Saint Fabian and Sebastian church in Živohošť

The Živohošť resort near Slapy is very well known among the Czechs. But only few know that the resort was named after a village that was once situated on the very same spot on the bank of the Vltava river. Originally a royal hunting court, the first mention of the settlement dates back to 1057. Evidence documents that prince Vladislav II spent the Christmas of 1141 in Živohošť. The Saint Fabian and Sebastian church probably already stood there. In 1954 the whole valley, including the village, was flooded permanently to create the Slapy dam. Nowadays, the church and an adjacent vicarage and a school are the only remnants of the original settlement. Of these, the Saint Fabian and Sebastian church is probably the most interesting one. Originally, it was a Romanesque three-aisled basilica, which was rebuilt as Gothic church in the 14th century. Since then, the church has not changed much. During one of its renovations, taking place in 1868 and 1869, a fléche was built on the church. However, the fléche only lasted until 1986 when it was knocked down by a windstorm. The fléche you can see on the church today was only built in 2003, when its reinstallation was finally approved. The interior of the church is not freely accessible. You can only visit during the regular services held by the Starý Knín Roman Catholic parish.

Živohošť also used to pride itself on another interesting building- the old "Rákosník" pub. It was a unique timbered building with a beam in the tap-room with the year "1617" carved into it, making the pub the oldest dated building of its kind in the country. Alois Jirásek, a well-known Czech author, stopped in the pub during his travels and even sketched a part of its interior in his notebook. And the composer Josef Suk was among its frequent guests. Before the war, the preservation of this interesting building was considered and the pub was actually disassembled by experts in 1952 to be reassembled in the planned village of Nová Živohošť (New Živohošť). This, however, never happened and the only part of the whole pub to survive is the beam with the year "1617", which is now deposited in the Podblanicko Museum in Vlašim.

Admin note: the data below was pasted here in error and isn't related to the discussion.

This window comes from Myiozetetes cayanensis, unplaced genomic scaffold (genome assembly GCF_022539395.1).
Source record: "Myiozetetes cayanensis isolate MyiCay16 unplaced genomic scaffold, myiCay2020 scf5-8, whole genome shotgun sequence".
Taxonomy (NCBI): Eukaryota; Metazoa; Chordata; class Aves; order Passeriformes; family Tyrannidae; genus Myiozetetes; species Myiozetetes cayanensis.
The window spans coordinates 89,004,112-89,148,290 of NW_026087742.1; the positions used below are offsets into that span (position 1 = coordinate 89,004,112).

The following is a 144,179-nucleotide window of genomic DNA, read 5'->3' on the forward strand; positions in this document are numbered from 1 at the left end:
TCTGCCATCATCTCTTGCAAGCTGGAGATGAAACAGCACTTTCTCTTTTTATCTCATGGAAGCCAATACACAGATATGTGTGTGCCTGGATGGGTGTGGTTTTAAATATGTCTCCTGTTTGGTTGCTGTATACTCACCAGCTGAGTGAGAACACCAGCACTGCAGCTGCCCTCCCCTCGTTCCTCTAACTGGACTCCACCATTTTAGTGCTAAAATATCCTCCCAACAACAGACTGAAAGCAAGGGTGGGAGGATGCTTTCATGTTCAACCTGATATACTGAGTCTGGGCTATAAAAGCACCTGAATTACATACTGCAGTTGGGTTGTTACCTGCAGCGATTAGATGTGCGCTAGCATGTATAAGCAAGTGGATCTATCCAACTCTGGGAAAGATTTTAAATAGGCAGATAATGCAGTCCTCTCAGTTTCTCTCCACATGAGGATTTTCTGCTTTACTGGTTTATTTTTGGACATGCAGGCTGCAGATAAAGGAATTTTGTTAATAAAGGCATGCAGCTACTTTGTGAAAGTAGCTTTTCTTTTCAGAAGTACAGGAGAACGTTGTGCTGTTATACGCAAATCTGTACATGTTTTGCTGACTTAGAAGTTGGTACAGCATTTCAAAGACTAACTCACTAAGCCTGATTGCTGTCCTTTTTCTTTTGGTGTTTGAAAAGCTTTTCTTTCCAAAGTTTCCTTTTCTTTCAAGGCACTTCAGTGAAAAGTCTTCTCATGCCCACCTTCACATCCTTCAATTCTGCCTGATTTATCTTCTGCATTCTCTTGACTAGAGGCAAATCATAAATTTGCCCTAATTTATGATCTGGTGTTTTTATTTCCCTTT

Route and transport to the site

Walking (approx. 9 km):

From the Slapy village square, follow the red-marked hiking trail to the Živohošť church. The trail is also accessible from the crossroads near a Calvary in Buš. The route largely follows field and forest paths. The walk is very pleasant. In summer, you can use a steamboat running on the Slapy dam to return to Slapy ("Skalice" stop). However, you should check the timetable in advance. Due to its length (almost 20 km both ways), the walk is suitable for experienced hikers.

Cycling (approx. 12 km):

Golf Slapy - Buš - Čím - Křeničná - Stará Živohošť. From Buš to Čím, you can follow the red-marked hiking trail, which will take you through a charming countryside near the "U Dobré Vody" farm (Good Water farm). The route mostly follows local asphalt roads. The trip is not particularly demanding.

By car (approx. 12 km):

Golf Slapy - Buš - Čím - Křeničná - Stará Živohošť. You can park your car at the Stará Živohošť resort car park.

GPS coordinates - 49°45'25.808"N, 14°25'22.435"E


Map No. 38 / B5, KČT (Czech Tourist Club) series

To view the route in more detail, open the file in a new window.